Post Content

Rachel Offerdahl

Rachel Offerdahl

Multimedia intern, Executive Office of Energy and Environmental Affairs (EEA)

View Rachel's Bio

Here's the second installment in a series of tips for living “greener.” (Scroll down for Part 1!) This time, we take a greener look at food.

8. Compost your food scraps.

9. Learn where your food comes from. Buy organic and/or local food, especially from your local farmers’ market.

10. Use a pressure cooker (it’s healthier, too!).

11. Keep the freezer full to minimize air space.

12. Defrost food in the air or the fridge, not with water.

13. Minimize opening the oven door while cooking. Use the self-cleaning function while the oven is still hot.

14. Ignite charcoal with an electric probe, long match, or other alternative to lighter fluid.

15. Use reusable containers instead of baggies.

16. Use cloth napkins instead of paper ones.

17. Reduce your meat consumption and eat low on the food chain.

18. Buy fair-trade and shade-grown coffee and tea to reduce the amount of water needed to produce it.

19. Grow some food for yourself, instead of buying everything. Start with herbs or tomatoes, and you’ll be hooked!

20. Use the microwave to heat up leftovers instead of the stove.

21. Don’t leave the refrigerator or freezer door open.

 

Written By:


As Deputy Director of DOER's Green Communities Division, Lisa helps lead a team devoted to working with Massachusetts cities and towns to realize environmental and cost benefits of municipal energy efficiency and renewable energy. Prior to joining DOER, Lisa worked in the Executive Office of Energy and Environmental Affairs from 2007 to 2012, first as Press Secretary and then as Assistant Secretary for Communications and Public Affairs. Her previous communications and public relations experience includes both government and the private sector, where, as principal of upWrite Communications, she served clients such as The Trustees of Reservations, The Nature Conservancy, and Partners Health Care/North Shore Medical Center. She began her career as a journalist, covering Beacon Hill for the State House News Service, and later wrote for a variety of other publications including The Boston Globe, Teacher Magazine, Animals Magazine, and The Gulf of Maine Times. The author of two books, Lisa serves on the board of the Saugus River Watershed Council and resides with her family in Melrose.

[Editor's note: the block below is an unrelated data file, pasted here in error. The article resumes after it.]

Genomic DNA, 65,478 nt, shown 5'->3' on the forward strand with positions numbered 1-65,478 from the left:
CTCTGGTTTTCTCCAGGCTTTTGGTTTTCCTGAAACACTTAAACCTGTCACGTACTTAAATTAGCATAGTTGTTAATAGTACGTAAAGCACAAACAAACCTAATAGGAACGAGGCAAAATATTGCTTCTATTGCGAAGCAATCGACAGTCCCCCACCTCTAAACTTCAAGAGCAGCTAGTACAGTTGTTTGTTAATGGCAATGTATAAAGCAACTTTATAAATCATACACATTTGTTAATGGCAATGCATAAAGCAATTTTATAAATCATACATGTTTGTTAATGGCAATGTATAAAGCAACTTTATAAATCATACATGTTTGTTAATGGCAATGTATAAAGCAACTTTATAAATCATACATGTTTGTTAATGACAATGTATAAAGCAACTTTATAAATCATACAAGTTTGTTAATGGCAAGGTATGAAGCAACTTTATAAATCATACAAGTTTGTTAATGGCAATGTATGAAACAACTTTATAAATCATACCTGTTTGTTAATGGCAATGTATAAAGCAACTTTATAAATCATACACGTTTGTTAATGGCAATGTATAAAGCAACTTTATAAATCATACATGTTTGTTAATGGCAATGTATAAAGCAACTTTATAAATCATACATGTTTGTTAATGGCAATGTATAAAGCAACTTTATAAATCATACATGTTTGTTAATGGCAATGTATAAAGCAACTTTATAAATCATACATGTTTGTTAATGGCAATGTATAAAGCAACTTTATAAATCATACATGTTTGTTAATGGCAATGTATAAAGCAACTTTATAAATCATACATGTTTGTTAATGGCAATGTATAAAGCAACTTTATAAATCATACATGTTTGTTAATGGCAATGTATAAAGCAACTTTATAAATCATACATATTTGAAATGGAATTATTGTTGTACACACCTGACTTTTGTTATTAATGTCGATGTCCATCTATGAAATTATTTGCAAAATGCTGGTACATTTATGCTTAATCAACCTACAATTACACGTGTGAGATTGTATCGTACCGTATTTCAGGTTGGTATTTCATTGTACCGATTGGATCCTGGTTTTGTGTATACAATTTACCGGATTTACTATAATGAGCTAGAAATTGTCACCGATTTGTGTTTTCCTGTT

Recent Posts

Solarize Mass – Big Scale Impact for Small Scale Solar posted on Aug 20

Solarize Mass – Big Scale Impact for Small Scale Solar

The results of the Solarize Mass 2013-2014 two rounds managed to surpass numbers from the previous two years. Close to 1,500 contracts were signed and a total of nearly 10 megawatts of solar installed. During 2013’s first round, ten communities participated, and for the second round that ended this past June, another fifteen communities were chosen.

Carbon Neutral? A Closer Look at University Claims posted on Aug 14

Carbon Neutral? A Closer Look at University Claims

The five UMass university campuses have made enormous progress towards carbon neutrality. In particular, UMass Amherst has demonstrated impressive environmental leadership and received an Energy and Environmental Affairs’ Leading by Example award for achieving a 26 percent reduction in greenhouse gas emissions three years ahead of its 2012 goal.

Door-to-Door Campaign Reaps Energy Efficiency Gains posted on Aug 1

Door-to-Door Campaign Reaps Energy Efficiency Gains

Greenfield sent program specialists from Energy Smart Homes door-to-door to answer questions, explain the energy auditing process, and plan retrofit projects. So far, home energy assessments in Greenfield have taken place at four times the statewide rate.